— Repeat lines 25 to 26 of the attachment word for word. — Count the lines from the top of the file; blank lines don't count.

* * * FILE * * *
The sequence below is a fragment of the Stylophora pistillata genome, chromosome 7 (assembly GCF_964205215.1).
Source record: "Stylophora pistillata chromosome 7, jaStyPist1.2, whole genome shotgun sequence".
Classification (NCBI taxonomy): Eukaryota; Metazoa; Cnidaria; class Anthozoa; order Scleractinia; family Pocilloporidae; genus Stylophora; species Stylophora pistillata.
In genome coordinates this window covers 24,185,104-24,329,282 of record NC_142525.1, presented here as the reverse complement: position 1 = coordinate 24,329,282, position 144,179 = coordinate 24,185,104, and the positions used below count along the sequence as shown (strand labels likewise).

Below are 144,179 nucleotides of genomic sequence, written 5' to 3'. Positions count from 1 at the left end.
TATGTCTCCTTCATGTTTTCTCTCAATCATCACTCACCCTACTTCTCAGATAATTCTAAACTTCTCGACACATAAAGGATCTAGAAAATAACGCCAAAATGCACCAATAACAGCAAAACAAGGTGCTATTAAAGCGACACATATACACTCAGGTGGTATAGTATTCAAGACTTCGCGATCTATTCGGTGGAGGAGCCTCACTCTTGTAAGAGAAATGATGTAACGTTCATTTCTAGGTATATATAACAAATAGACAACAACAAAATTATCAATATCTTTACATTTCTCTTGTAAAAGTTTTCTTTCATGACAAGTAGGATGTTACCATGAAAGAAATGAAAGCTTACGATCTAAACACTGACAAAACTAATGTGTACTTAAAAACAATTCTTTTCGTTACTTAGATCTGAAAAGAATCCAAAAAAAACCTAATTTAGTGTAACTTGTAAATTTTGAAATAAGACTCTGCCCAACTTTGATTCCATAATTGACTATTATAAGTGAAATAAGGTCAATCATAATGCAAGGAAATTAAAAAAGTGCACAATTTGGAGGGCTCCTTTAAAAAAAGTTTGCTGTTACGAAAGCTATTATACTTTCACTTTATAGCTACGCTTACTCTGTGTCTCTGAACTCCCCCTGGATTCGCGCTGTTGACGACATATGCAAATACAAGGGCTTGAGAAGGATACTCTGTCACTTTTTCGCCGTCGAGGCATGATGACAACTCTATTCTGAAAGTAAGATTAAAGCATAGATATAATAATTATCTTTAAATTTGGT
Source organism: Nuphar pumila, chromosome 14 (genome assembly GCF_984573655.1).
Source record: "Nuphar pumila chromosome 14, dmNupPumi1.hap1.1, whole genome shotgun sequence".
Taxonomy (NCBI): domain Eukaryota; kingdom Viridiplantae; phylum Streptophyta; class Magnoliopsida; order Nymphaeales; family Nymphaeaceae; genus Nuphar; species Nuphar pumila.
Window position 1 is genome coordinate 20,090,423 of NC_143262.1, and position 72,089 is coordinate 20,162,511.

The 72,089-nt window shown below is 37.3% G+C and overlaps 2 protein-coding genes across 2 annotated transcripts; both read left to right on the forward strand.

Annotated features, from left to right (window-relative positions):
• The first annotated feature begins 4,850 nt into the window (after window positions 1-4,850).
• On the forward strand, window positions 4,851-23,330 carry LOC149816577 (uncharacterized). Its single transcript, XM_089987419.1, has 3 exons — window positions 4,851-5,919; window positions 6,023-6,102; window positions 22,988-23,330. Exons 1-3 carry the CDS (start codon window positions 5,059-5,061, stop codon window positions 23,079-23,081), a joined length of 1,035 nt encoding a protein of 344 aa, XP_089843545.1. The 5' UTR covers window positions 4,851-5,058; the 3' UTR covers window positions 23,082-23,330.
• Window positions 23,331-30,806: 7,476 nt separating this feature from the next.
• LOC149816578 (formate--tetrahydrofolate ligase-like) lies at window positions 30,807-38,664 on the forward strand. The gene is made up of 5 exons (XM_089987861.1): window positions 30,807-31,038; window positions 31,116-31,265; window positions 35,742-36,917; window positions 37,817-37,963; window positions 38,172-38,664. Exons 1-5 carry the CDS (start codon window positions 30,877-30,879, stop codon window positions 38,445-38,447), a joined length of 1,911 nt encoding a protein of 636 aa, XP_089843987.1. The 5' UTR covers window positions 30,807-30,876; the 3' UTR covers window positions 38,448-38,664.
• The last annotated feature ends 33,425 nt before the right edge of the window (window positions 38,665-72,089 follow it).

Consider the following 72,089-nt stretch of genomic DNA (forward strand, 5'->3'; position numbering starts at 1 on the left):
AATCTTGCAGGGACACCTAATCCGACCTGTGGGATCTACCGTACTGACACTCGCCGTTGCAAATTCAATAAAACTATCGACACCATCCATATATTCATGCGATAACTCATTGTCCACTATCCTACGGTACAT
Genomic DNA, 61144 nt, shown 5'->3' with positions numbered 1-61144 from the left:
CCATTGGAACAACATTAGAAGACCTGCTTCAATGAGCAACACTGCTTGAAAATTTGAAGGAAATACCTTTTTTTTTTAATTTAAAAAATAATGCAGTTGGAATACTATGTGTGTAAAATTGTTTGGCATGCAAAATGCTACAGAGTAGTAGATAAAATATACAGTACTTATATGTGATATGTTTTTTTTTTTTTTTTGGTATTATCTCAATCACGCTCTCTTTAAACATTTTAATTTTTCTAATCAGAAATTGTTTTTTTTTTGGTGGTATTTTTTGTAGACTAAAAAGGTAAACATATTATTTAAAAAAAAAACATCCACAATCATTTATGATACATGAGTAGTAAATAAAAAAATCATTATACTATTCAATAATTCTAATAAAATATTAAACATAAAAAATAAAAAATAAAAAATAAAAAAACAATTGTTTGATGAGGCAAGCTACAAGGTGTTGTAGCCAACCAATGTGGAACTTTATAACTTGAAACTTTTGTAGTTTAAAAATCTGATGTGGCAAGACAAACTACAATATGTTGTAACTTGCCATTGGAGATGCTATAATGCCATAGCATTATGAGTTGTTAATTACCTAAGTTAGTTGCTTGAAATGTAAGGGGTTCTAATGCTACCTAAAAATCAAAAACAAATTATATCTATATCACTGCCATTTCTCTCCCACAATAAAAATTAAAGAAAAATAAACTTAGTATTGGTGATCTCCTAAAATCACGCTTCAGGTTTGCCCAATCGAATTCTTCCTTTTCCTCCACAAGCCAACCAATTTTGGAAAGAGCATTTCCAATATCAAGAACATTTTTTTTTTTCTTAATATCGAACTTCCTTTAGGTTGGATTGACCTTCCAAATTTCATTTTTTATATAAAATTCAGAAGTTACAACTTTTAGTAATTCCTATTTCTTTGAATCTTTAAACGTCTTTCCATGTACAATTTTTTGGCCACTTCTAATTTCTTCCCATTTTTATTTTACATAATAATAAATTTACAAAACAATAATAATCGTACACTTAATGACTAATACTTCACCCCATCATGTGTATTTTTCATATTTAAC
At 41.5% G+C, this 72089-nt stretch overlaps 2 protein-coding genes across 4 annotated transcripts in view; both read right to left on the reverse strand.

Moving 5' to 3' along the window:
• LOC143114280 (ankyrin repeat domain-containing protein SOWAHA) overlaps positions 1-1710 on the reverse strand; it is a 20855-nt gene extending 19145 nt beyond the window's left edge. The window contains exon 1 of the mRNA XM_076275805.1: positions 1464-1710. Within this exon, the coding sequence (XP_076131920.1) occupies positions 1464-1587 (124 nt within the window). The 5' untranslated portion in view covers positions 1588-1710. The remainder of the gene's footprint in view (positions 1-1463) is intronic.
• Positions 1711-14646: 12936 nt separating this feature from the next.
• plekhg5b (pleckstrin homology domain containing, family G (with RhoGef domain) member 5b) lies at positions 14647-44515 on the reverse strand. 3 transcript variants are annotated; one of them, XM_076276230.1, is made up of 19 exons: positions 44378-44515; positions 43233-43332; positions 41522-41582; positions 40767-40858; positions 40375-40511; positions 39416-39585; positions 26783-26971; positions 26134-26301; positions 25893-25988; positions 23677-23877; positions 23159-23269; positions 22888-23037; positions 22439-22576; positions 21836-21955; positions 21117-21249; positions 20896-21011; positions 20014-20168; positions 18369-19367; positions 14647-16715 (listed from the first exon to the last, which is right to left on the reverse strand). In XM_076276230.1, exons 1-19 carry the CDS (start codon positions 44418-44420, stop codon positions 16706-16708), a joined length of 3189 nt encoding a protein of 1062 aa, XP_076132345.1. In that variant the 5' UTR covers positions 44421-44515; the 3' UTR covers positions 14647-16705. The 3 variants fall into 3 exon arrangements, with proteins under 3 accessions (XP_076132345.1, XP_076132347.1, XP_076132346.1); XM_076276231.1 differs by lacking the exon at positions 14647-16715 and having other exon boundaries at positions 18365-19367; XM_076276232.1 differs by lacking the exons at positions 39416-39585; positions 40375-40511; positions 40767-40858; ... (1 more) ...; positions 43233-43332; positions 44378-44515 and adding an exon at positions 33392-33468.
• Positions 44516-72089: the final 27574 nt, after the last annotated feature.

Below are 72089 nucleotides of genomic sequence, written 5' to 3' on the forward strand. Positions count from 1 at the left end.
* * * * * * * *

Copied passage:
• Positions 1711-14646: 12936 nt separating this feature from the next.
• plekhg5b (pleckstrin homology domain containing, family G (with RhoGef domain) member 5b) lies at positions 14647-44515 on the reverse strand. 3 transcript variants are annotated; one of them, XM_076276230.1, is made up of 19 exons: positions 44378-44515; positions 43233-43332; positions 41522-41582; positions 40767-40858; positions 40375-40511; positions 39416-39585; positions 26783-26971; positions 26134-26301; positions 25893-25988; positions 23677-23877; positions 23159-23269; positions 22888-23037; positions 22439-22576; positions 21836-21955; positions 21117-21249; positions 20896-21011; positions 20014-20168; positions 18369-19367; positions 14647-16715 (listed from the first exon to the last, which is right to left on the reverse strand). In XM_076276230.1, exons 1-19 carry the CDS (start codon positions 44418-44420, stop codon positions 16706-16708), a joined length of 3189 nt encoding a protein of 1062 aa, XP_076132345.1. In that variant the 5' UTR covers positions 44421-44515; the 3' UTR covers positions 14647-16705. The 3 variants fall into 3 exon arrangements, with proteins under 3 accessions (XP_076132345.1, XP_076132347.1, XP_076132346.1); XM_076276231.1 differs by lacking the exon at positions 14647-16715 and having other exon boundaries at positions 18365-19367; XM_076276232.1 differs by lacking the exons at positions 39416-39585; positions 40375-40511; positions 40767-40858; ... (1 more) ...; positions 43233-43332; positions 44378-44515 and adding an exon at positions 33392-33468.